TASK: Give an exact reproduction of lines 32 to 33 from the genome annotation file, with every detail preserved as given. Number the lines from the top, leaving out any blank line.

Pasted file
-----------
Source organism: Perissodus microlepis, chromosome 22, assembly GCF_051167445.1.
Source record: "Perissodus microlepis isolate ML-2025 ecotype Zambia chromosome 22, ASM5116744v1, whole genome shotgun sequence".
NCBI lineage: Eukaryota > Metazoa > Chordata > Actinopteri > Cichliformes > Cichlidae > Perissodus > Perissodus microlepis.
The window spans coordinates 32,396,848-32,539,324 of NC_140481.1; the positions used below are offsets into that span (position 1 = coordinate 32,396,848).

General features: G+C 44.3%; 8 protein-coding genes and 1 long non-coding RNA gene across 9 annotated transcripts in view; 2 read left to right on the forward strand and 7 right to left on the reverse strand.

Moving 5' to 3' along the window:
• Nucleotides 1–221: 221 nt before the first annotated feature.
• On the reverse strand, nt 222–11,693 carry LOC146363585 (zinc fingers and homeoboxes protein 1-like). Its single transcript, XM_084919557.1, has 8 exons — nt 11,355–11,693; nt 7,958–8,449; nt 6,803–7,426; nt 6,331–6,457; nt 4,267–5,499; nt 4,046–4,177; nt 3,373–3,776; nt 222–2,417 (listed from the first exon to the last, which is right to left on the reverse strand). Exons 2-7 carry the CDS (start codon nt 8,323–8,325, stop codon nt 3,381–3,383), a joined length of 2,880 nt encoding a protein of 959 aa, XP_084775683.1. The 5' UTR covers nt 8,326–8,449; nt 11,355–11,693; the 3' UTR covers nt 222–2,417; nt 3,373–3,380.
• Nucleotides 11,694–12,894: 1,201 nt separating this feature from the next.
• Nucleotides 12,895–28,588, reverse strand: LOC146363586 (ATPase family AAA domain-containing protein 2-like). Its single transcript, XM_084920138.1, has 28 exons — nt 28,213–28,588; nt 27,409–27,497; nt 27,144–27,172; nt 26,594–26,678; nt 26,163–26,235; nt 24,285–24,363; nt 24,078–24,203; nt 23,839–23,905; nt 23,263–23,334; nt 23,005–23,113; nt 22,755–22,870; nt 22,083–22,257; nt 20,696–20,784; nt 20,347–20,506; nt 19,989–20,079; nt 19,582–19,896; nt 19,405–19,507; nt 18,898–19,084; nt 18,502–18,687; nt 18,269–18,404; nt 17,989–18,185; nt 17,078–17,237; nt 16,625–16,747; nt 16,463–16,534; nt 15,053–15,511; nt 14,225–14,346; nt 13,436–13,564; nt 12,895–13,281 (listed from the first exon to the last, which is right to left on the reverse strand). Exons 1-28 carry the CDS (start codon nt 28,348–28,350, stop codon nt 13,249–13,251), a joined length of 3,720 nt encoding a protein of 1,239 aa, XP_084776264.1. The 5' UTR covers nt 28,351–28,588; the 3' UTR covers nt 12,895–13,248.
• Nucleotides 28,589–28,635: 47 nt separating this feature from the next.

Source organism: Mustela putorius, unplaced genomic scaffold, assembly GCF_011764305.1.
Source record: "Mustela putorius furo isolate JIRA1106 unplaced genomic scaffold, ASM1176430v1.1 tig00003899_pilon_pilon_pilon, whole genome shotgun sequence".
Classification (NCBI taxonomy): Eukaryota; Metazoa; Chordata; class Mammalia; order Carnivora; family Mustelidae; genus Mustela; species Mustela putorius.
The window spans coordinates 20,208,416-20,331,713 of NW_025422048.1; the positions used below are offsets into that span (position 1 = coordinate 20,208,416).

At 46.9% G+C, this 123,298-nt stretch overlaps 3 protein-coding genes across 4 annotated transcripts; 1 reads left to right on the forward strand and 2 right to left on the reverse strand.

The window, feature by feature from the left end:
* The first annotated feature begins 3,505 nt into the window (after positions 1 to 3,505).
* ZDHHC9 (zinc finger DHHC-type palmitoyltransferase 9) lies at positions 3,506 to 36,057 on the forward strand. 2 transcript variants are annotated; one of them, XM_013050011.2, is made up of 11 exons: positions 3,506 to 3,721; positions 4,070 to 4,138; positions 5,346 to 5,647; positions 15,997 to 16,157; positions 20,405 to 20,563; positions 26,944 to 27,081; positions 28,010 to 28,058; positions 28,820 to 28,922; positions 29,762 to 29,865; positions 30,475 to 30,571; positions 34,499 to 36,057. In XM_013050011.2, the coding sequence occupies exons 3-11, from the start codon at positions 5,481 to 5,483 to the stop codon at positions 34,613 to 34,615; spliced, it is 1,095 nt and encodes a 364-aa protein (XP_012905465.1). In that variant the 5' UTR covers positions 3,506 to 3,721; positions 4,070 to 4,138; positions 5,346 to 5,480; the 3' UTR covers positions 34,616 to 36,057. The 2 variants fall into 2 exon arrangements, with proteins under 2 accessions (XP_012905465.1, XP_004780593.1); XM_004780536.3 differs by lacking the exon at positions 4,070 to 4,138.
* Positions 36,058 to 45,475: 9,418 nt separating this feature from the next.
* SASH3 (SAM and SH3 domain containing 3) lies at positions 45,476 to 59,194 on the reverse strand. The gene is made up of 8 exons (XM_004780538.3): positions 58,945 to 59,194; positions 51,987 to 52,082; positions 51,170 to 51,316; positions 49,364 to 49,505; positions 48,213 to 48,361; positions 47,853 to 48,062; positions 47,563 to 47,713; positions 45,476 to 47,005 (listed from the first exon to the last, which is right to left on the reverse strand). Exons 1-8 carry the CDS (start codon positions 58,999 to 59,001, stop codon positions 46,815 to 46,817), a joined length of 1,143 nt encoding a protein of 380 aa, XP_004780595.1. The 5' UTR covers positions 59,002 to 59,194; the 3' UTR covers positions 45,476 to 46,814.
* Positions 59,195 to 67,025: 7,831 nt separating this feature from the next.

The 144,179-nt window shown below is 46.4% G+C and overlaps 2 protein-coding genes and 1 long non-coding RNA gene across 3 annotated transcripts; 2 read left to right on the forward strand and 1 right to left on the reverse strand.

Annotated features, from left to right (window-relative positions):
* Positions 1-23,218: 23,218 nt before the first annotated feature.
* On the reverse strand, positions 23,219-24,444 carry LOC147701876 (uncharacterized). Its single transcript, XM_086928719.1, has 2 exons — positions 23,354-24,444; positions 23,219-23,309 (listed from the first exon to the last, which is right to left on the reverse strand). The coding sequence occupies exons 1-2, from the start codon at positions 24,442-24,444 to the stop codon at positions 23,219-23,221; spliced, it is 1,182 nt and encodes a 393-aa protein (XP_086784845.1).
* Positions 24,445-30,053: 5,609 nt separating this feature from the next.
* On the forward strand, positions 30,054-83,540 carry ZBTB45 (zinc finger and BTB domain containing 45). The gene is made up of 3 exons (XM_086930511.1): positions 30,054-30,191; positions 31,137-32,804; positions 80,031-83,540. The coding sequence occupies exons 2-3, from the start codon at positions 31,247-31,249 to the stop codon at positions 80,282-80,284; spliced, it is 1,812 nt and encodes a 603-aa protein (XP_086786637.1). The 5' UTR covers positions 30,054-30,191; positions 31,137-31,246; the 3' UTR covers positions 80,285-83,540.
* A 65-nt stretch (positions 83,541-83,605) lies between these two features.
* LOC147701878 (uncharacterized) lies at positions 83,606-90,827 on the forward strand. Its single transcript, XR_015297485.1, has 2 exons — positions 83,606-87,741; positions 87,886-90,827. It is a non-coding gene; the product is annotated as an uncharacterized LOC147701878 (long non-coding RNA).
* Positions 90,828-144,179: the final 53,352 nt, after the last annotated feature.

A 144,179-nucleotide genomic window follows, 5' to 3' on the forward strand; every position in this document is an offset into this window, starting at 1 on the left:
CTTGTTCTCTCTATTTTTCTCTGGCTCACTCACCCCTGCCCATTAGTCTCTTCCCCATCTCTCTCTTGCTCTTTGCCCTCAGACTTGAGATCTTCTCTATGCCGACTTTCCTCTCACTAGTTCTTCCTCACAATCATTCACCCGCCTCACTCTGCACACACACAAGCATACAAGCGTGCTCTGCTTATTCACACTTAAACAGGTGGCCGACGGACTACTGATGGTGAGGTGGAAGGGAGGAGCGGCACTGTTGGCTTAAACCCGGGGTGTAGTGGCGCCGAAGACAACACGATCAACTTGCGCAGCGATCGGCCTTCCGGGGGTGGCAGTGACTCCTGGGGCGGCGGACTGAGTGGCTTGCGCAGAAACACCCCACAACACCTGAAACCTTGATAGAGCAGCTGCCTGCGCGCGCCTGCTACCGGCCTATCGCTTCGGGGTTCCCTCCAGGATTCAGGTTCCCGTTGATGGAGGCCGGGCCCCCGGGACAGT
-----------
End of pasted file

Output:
A 144,179-nucleotide genomic window follows, 5' to 3' on the forward strand; every position in this document is an offset into this window, starting at 1 on the left:
CTTGTTCTCTCTATTTTTCTCTGGCTCACTCACCCCTGCCCATTAGTCTCTTCCCCATCTCTCTCTTGCTCTTTGCCCTCAGACTTGAGATCTTCTCTATGCCGACTTTCCTCTCACTAGTTCTTCCTCACAATCATTCACCCGCCTCACTCTGCACACACACAAGCATACAAGCGTGCTCTGCTTATTCACACTTAAACAGGTGGCCGACGGACTACTGATGGTGAGGTGGAAGGGAGGAGCGGCACTGTTGGCTTAAACCCGGGGTGTAGTGGCGCCGAAGACAACACGATCAACTTGCGCAGCGATCGGCCTTCCGGGGGTGGCAGTGACTCCTGGGGCGGCGGACTGAGTGGCTTGCGCAGAAACACCCCACAACACCTGAAACCTTGATAGAGCAGCTGCCTGCGCGCGCCTGCTACCGGCCTATCGCTTCGGGGTTCCCTCCAGGATTCAGGTTCCCGTTGATGGAGGCCGGGCCCCCGGGACAGT